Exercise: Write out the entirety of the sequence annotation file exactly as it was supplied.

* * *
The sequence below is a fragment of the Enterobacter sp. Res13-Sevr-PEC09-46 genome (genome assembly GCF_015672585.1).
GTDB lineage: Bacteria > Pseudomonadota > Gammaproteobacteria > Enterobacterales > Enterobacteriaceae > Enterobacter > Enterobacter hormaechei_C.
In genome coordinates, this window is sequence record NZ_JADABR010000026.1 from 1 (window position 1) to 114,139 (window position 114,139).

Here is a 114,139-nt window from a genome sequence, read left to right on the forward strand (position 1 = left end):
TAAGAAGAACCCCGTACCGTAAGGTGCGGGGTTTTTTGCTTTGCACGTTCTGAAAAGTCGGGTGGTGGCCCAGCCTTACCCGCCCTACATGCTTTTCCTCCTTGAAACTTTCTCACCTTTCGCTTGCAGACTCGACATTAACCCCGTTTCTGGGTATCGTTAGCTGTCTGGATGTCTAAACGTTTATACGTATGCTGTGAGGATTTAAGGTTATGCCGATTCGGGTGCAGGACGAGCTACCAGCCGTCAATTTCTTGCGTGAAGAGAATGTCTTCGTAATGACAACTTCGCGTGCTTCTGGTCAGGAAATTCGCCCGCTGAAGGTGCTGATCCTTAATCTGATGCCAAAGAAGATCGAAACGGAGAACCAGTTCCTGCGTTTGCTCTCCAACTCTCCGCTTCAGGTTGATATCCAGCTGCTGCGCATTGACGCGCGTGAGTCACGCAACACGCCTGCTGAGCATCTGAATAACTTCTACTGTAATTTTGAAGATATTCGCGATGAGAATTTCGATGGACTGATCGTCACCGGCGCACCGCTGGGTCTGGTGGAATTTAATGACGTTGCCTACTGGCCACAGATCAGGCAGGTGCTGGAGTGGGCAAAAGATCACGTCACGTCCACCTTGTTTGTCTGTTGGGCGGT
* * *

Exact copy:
The sequence below is a fragment of the Enterobacter sp. Res13-Sevr-PEC09-46 genome (genome assembly GCF_015672585.1).
GTDB lineage: Bacteria > Pseudomonadota > Gammaproteobacteria > Enterobacterales > Enterobacteriaceae > Enterobacter > Enterobacter hormaechei_C.
In genome coordinates, this window is sequence record NZ_JADABR010000026.1 from 1 (window position 1) to 114,139 (window position 114,139).

Here is a 114,139-nt window from a genome sequence, read left to right on the forward strand (position 1 = left end):
TAAGAAGAACCCCGTACCGTAAGGTGCGGGGTTTTTTGCTTTGCACGTTCTGAAAAGTCGGGTGGTGGCCCAGCCTTACCCGCCCTACATGCTTTTCCTCCTTGAAACTTTCTCACCTTTCGCTTGCAGACTCGACATTAACCCCGTTTCTGGGTATCGTTAGCTGTCTGGATGTCTAAACGTTTATACGTATGCTGTGAGGATTTAAGGTTATGCCGATTCGGGTGCAGGACGAGCTACCAGCCGTCAATTTCTTGCGTGAAGAGAATGTCTTCGTAATGACAACTTCGCGTGCTTCTGGTCAGGAAATTCGCCCGCTGAAGGTGCTGATCCTTAATCTGATGCCAAAGAAGATCGAAACGGAGAACCAGTTCCTGCGTTTGCTCTCCAACTCTCCGCTTCAGGTTGATATCCAGCTGCTGCGCATTGACGCGCGTGAGTCACGCAACACGCCTGCTGAGCATCTGAATAACTTCTACTGTAATTTTGAAGATATTCGCGATGAGAATTTCGATGGACTGATCGTCACCGGCGCACCGCTGGGTCTGGTGGAATTTAATGACGTTGCCTACTGGCCACAGATCAGGCAGGTGCTGGAGTGGGCAAAAGATCACGTCACGTCCACCTTGTTTGTCTGTTGGGCGGT